In the early 1980s, I was a sheep shearer. Over those few years in my early twenties, I shore about 30,000 sheep annually. It was a good time to be a shearer. There were plenty of sheep to shear, and mostly those sheep, due to the government of the days’ subsidy to farmers called the Livestock Incentive Scheme, were not too big.
The sheep I sheared were mostly of the Romney breed, interspersed with a few flocks of Perendales and Coopworths. There were also several farms on our run that raised Drysdales – horrible sheep with small horns and coarse wool.
Farmers back then were getting on average $3 kg for their crossbred wool, with better lines getting up to $5 kg – this is in 1983 dollars – or $17.45 kilogram in 2020 NZ dollars. A great deal of care was taken in the woolshed to ensure that each fleece was sorted into its different lines. Lower value parts of the fleece, such as belly wool, were removed and kept separate from the higher value body fleece. The contractor I worked for employed a wool classer whose job it was to ensure that this sorting was done well.
The type of wool produced by the breeds of sheep mentioned above is called crossbred fleece. It is a coarser type of wool, not the kind used in fine clothing which generally comes from the Merino breed. Instead of fine clothing, crossbred fleece is usually used in the production of carpets for which it is ideal.
However, what was not foreseen in the 1980s, where forecasts tended to look at the future of wool as being very rosy, was the rise of synthetics.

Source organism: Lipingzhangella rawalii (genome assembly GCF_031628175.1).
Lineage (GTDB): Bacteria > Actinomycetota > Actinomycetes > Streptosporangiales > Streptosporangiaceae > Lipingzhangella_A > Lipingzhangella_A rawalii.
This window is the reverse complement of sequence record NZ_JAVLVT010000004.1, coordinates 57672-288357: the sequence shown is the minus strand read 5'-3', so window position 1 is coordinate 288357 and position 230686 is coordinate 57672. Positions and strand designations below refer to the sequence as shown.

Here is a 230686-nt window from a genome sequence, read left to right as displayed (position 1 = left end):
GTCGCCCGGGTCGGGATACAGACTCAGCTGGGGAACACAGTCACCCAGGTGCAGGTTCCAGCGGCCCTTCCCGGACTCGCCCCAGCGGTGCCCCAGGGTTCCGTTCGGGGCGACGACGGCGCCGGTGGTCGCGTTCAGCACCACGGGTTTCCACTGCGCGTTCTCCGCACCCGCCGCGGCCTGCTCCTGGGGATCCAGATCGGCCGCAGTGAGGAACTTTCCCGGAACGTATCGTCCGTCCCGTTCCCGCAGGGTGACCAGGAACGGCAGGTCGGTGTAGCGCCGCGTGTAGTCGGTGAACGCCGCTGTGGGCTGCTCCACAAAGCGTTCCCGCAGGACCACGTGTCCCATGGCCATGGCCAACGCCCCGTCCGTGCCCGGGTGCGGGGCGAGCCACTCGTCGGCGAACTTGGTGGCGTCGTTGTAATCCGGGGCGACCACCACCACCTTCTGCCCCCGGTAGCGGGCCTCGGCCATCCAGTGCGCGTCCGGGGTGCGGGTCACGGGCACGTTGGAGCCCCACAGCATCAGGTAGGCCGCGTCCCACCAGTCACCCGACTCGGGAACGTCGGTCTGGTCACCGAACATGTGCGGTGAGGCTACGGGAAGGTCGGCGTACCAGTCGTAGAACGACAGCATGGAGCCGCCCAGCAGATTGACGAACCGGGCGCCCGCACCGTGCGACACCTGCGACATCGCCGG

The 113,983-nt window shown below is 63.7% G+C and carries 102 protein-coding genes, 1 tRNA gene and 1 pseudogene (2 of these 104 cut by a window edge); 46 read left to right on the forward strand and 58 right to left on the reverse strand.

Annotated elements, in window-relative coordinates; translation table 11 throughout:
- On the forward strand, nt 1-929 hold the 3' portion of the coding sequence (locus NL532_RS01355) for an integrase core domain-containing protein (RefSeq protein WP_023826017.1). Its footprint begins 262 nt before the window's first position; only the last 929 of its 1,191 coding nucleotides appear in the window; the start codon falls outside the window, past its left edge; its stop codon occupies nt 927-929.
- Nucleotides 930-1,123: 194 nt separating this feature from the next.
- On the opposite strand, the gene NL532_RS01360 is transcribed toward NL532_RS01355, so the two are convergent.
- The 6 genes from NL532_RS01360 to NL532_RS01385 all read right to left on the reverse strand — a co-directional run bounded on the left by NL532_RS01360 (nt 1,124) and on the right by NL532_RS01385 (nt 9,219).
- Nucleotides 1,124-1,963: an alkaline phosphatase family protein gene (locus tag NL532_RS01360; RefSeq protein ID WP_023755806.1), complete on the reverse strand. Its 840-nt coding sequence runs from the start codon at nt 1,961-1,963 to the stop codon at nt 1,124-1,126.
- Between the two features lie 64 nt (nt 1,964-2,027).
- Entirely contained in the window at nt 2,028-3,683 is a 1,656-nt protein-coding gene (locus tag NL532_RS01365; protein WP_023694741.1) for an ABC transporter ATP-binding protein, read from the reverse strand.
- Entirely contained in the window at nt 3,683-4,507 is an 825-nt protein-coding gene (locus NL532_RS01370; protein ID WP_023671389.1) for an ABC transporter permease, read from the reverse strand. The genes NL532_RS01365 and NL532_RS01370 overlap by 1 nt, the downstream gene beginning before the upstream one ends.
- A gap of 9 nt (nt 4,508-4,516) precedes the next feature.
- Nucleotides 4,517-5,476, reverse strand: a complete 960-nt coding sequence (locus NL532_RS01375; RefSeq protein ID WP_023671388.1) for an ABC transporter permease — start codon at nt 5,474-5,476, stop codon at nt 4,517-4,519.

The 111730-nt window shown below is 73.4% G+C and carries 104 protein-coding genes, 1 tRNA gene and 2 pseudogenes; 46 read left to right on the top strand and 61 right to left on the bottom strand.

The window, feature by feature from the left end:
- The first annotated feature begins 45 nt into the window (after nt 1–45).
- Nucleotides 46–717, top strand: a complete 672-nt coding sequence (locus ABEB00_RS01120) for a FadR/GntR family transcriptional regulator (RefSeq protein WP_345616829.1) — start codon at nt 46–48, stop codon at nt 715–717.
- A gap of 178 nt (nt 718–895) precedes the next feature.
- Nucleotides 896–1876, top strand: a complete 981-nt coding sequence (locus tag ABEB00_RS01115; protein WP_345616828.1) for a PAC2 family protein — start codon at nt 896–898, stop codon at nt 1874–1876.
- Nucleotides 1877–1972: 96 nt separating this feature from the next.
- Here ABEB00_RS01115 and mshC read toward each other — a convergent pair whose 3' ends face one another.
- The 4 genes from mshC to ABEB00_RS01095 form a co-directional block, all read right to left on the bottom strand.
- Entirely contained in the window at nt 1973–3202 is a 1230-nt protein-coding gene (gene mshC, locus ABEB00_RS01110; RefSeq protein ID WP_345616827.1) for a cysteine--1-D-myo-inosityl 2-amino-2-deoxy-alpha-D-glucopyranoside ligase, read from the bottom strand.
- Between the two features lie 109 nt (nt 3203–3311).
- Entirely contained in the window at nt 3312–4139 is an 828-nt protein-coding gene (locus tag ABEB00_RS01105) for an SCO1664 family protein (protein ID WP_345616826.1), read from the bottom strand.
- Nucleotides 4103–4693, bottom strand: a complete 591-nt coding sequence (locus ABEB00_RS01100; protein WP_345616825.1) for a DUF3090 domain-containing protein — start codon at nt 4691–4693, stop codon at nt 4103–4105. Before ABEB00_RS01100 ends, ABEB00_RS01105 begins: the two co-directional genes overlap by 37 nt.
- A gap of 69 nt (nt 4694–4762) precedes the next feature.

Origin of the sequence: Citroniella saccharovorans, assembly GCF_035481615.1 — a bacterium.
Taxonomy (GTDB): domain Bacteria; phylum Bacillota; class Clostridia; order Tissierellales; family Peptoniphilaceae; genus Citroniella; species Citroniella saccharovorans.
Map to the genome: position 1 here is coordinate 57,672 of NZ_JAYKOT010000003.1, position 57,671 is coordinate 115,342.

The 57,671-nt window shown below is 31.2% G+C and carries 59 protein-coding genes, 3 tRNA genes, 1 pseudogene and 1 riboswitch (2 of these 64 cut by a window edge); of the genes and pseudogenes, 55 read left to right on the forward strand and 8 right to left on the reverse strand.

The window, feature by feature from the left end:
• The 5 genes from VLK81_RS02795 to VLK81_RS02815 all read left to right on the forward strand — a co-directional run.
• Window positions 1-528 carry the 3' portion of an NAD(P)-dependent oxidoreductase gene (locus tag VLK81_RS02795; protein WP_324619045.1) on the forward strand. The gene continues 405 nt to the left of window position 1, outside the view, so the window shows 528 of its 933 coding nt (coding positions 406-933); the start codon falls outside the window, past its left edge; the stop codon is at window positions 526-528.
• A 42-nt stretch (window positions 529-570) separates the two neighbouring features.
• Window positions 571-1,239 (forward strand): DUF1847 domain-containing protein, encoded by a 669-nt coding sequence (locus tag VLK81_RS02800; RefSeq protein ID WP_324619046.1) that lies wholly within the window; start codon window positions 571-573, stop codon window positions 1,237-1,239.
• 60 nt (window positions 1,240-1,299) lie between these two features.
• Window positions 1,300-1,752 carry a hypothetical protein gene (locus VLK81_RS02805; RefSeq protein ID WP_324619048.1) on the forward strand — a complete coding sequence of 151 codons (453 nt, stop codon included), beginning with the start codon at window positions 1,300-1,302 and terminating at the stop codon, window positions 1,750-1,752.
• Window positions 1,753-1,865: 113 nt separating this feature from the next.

Synthetics and we are primarily talking about synthetic carpet here, are made from oil. The major oil companies and their offshoots have, over time, invested billions of dollars into improving the attributes of synthetic carpets. Once upon a time, synthetic carpets were, while hard-wearing and stain-resistant, unpleasant and coarse to touch. They looked like plastic.
This has now changed to the point where it can be hard to easily discern the difference between a carpet made from wool and one made from oil.
The effect of this on sheep farmers all over the world has been catastrophic, with crossbred wool prices in New Zealand tumbling to lows of not much more than $1 kg.
I think this a way more significant problem than just for farmers. What has happened is that a non-renewable fossil fuel-based product has taken over from a beautiful natural renewable product.
This scenario is where Greenpeace comes in.
I recently read an article by Simon Thomson which appeared in the Farmers Weekly, a free weekly rural newspaper. In his piece, Simon Thomson has this to say (which I think is quite brilliant) –
“How would Greenpeace market woollen carpets? They would ask where your carpets come from, they would show the oilfields of the Middle East versus the King Country’s green pastures, they would show an infant rolling around in an oil slick on the floor versus on a blanket of natural wool, they would show the inhalation of microfilaments into that infant’s lungs, they would show those microplastics entering the waterways, being consumed and bioaccumulating up through the food chain, and then they would show the end of life of that carpet.”
“They would also show that synthetic carpet lying in a landfill, a thousand years from now, never to decay, a permanent blight on the living world, while they would show a woollen carpet going into an industrial composting facility, pure compost rolling out the other end, and that returning to a farm to grow the next carpet.”
What an opportunity for the likes of Greenpeace to reach across to farmers, and together help to promote a version of the future that focuses on renewables in all facets of our lives. I feel sure that this is the type of area where these often disparate interests – farming versus environmental advocacy – could work together for the benefit of all.